Building a Home on Wheels

V and I plan to live out of my Mazda pickup truck for about four months while travelling around the western U.S. and Canada beginning in mid-September. We decided to add a sleeping platform to the bed of the truck as a place to store our gear, and to provide a flat comfortable surface to sleep on. I did a ton of research and drew up a basic design. Over Easter weekend, we were lucky to use my dad’s tools, but even more so to receive his experience and suggestions.


V assembles the truck platform structure

V assembles the truck platform structure, with help from my dad.

We designed the platform to take into account a few general goals:

  • Storage: We had been advised by multiple experienced truck campers to limit the amount of gear that needs to be moved each night before going to sleep.
  • Organization: With extremely limited space, we wanted to be able to quickly access any given piece of gear.
  • Headroom: A common complaint that arose during my research was the lack of space for sitting in bad weather, changing clothes, and comfortably accessing gear in the back of the truck.

Our finished design called for a platform at wheel well height to compromise between storage and headroom. We designed the structure with eight compartments, each with a removable decking panel for easy access. We covered the decking panels with carpet to make it more comfortable, and to allow for a more snug fit. Finally, per a friend’s suggestion we added a layer of carpeting below the structure to prevent road vibrations and keep us insulated while we sleep.


V and Tyler add carpet to a decking panel

V and Tyler add carpet to a decking panel.

We began by cutting 2x8s to the proper sizes and assembling them with deck screws into a grid pattern to produce both the support structure and storage compartments. The structure was positioned on top of the corrugations in the truck bed, and perfectly lined up with the small shelf that Mazda formed into the sides of my truck bed. We decided to use both the wooden structure and this existing shelf to support the decking panels.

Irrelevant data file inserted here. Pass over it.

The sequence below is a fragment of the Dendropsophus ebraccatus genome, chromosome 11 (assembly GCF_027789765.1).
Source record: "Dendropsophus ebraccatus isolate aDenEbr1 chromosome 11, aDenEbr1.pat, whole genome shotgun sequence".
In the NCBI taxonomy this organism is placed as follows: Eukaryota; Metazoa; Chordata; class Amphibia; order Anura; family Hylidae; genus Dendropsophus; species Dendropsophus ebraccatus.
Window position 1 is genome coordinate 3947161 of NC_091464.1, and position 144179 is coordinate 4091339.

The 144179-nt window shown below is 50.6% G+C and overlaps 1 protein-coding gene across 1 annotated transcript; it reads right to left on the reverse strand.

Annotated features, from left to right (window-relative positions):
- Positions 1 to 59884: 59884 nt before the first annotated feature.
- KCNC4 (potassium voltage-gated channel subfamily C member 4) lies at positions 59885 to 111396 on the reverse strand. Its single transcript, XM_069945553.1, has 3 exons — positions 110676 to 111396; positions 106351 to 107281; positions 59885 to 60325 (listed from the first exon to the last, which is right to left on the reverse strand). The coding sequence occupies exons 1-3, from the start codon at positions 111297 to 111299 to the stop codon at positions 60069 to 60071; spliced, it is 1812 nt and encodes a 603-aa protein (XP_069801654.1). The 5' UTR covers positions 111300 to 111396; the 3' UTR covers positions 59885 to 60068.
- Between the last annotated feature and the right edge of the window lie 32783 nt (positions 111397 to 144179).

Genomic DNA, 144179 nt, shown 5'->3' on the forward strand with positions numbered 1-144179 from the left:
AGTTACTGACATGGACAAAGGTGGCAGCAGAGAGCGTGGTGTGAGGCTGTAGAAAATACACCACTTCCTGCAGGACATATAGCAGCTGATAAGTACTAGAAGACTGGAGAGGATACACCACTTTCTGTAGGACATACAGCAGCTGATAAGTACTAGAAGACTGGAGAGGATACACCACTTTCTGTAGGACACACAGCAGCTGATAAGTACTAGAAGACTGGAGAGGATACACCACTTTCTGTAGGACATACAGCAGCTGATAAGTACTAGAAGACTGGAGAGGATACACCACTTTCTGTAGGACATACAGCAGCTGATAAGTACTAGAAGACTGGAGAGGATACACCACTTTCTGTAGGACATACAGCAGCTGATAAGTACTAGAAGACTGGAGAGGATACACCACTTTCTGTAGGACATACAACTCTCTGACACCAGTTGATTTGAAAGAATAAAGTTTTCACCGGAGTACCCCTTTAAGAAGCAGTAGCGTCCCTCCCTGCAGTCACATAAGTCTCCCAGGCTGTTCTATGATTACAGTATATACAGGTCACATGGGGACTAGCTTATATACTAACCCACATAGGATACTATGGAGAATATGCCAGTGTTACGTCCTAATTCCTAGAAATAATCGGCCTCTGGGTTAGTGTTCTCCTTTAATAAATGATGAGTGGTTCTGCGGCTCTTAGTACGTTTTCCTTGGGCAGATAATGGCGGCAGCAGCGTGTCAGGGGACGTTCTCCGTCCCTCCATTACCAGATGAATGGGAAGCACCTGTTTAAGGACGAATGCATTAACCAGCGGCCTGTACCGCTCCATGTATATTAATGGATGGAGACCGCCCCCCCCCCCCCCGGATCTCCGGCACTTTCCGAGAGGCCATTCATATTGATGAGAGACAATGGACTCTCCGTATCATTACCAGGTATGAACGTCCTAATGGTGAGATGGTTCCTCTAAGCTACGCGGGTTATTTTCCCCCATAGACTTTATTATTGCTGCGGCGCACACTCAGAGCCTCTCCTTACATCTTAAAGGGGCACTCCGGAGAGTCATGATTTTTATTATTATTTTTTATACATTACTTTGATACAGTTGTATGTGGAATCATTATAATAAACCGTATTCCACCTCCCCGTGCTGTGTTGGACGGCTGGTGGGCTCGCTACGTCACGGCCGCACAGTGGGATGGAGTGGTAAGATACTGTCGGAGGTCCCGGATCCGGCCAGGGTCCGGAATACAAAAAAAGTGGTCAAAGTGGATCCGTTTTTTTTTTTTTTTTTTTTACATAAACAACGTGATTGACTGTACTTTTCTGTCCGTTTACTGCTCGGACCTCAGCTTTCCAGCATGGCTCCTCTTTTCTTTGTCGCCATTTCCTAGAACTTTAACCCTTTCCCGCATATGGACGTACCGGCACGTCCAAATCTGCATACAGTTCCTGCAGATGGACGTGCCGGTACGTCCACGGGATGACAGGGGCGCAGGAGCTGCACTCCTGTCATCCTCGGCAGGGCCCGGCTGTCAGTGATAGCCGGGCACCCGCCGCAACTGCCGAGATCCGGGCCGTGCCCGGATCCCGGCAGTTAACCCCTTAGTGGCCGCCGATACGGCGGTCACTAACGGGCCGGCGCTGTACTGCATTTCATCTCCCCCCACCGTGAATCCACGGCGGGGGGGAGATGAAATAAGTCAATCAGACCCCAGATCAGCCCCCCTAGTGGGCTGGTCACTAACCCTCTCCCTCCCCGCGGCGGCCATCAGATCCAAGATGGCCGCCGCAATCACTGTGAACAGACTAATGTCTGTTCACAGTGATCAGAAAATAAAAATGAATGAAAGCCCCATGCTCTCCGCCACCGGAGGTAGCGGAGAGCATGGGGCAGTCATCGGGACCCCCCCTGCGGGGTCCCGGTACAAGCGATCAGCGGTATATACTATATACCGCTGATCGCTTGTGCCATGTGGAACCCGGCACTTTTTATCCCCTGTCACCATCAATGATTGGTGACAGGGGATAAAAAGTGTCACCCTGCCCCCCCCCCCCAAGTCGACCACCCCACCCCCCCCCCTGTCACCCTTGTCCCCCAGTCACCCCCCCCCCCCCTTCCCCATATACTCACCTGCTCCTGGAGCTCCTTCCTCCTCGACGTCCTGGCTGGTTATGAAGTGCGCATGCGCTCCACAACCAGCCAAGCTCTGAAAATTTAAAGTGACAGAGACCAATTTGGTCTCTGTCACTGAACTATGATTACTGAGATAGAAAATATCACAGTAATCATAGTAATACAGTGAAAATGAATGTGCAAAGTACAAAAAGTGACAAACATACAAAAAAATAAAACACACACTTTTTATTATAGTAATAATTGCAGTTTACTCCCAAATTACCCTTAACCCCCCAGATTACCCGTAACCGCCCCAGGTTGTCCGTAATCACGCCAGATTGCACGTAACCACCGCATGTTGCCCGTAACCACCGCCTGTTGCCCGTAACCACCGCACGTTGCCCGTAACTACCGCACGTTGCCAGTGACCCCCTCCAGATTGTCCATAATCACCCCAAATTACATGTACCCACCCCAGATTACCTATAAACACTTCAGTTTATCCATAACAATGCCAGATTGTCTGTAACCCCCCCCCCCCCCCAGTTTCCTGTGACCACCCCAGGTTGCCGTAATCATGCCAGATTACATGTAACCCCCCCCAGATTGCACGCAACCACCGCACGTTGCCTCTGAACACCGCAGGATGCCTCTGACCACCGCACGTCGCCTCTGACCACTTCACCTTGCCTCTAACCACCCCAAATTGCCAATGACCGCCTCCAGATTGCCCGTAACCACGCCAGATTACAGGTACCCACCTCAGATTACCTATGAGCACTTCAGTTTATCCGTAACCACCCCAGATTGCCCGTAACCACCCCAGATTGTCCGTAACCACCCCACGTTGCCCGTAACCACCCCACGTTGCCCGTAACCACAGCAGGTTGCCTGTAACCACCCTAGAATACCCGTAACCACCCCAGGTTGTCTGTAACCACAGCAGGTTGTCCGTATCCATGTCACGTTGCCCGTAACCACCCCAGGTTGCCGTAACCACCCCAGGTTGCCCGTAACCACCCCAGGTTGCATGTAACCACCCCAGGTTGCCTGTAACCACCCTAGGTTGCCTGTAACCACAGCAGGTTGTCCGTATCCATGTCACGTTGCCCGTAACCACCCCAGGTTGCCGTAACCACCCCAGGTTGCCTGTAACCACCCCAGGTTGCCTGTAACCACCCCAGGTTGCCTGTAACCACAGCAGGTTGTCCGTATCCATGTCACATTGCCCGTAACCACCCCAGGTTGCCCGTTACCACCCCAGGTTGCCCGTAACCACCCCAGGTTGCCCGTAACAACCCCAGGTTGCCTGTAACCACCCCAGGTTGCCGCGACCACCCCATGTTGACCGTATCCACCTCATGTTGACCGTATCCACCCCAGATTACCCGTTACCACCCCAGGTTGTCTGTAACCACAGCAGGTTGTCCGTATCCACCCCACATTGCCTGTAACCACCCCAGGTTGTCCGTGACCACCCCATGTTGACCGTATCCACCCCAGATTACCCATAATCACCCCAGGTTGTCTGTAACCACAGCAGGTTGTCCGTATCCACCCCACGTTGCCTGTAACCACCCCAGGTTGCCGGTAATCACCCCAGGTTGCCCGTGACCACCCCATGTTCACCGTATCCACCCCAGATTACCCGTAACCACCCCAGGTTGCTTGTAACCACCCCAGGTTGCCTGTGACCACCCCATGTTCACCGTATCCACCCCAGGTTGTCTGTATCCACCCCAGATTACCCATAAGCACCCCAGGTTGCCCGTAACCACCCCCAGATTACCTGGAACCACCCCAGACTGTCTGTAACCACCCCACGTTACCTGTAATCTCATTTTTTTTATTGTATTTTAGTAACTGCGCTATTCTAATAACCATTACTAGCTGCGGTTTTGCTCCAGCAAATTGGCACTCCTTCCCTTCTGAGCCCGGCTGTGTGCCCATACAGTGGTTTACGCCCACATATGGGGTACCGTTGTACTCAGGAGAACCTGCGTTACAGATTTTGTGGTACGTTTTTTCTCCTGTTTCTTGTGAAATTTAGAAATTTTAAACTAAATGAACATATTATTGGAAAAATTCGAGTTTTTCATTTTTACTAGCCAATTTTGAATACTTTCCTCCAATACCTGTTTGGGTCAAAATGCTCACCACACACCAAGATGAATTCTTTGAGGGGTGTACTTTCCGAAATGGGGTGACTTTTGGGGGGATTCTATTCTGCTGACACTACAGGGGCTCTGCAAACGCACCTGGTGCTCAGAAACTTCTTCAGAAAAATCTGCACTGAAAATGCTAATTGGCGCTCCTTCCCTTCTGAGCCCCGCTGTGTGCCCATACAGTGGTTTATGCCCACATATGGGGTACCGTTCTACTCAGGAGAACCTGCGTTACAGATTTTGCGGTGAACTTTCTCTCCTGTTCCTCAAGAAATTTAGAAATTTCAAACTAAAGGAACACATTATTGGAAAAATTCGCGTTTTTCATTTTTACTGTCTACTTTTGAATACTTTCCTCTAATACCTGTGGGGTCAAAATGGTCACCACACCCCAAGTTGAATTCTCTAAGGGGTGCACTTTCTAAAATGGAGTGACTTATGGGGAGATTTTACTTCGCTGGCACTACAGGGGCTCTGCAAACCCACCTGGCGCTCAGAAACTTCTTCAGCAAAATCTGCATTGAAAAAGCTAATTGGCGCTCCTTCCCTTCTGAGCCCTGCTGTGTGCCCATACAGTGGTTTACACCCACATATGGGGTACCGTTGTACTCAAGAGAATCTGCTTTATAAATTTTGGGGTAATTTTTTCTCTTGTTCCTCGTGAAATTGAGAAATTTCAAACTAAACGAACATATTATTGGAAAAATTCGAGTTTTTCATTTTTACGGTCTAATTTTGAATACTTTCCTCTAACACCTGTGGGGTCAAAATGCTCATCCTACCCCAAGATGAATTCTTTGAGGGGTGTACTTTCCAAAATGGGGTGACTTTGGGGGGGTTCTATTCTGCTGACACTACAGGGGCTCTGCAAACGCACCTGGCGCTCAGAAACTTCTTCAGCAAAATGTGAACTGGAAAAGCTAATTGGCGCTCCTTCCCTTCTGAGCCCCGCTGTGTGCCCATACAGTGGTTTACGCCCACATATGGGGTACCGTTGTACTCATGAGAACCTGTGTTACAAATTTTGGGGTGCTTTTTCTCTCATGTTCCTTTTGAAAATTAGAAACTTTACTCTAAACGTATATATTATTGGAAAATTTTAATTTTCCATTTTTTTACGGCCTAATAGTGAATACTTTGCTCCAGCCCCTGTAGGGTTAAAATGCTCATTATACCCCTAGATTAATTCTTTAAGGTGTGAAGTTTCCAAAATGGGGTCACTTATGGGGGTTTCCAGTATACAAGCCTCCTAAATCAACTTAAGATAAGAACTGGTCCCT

Since we designed our panels to be generally rectangular, it was easy to measure the spans across each support and cut our panels accordingly. While we cut the panels with simple shapes, my Dad was able to make a cardboard model of the curved panel that would abut the wheel well. We traced this guide onto wood and with a couple of follow-up cuts, were able to create a panel with a snug fit.

We cut carpeting to match our panel shapes, but scaled up an additional three inches on each edge for attachment. We then used spray adhesive to adhere the carpet cutouts to the panels. Finally we wrapped the additional three inches around to the backside of the panels and attached them with more spray adhesive and heavy duty staples.

When we got home we attached the camper shell and bike rack, making our new home almost complete. Still to go: curtains and Velcro accessories – stay tuned!


The project took a couple of long days to complete, but the platform came out exactly as we envisioned. We have organized all of our gear by grouping each compartment by activity, and everything but a cooler and a tupperware full of firewood fit under the platform. These two items will be removed for use most nights anyway, so we feel like minimal hassle will be required before crawling into bed. The wheel-well height platform is lower than most other builds that I have seen, and provides enough headroom to lounge comfortably for an extended time in the event of bad weather.

Truck sleeping platform

The completed sleeping platform features eight storage compartments, each with a removable carpeted decking panel.


  1. Creative, cozy, camper- great teamwork, you, two!
    Mom/ Sue

    • Thanks mom! The platform is great but right now our house is more like a display case on wheels. Hopefully we can get your help with adding curtains when we see you in a couple weeks.


  2. Sweet! I’d like to do this with my truck. it’s about the same size bed as the Mazda. What sort of camper top are you using?

    It was great to meet you last week. I’m sad we were as busy as we were getting ready for the climb. Hope the East Buttress climb was great!

    • Hey nice to meet you too. I bet you had a great adventure on the Nose. Easy Buttress was really good, more mentally challenging than difficult.

      We have a high rise shell that gently slopes from the top of the cab to about 4″ higher than the cab at its highest point. We built the platform at wheel well height to maximize headroom, but our heads still just barely touch the roof when sitting cross-legged. Keep in mind that we are 5’6″, so you may need a taller shell.

    من آسوده دل هستم که داخل طولانی اینترنت پیغام شبیه بوسیله این یادداشت وجود ندارد برای این که مطلب کامل و مستوفا
    ی پیرامون این مبحث است

  4. Pretty! This has been an extremely wonderful article.

    Many thanks for providing these details.

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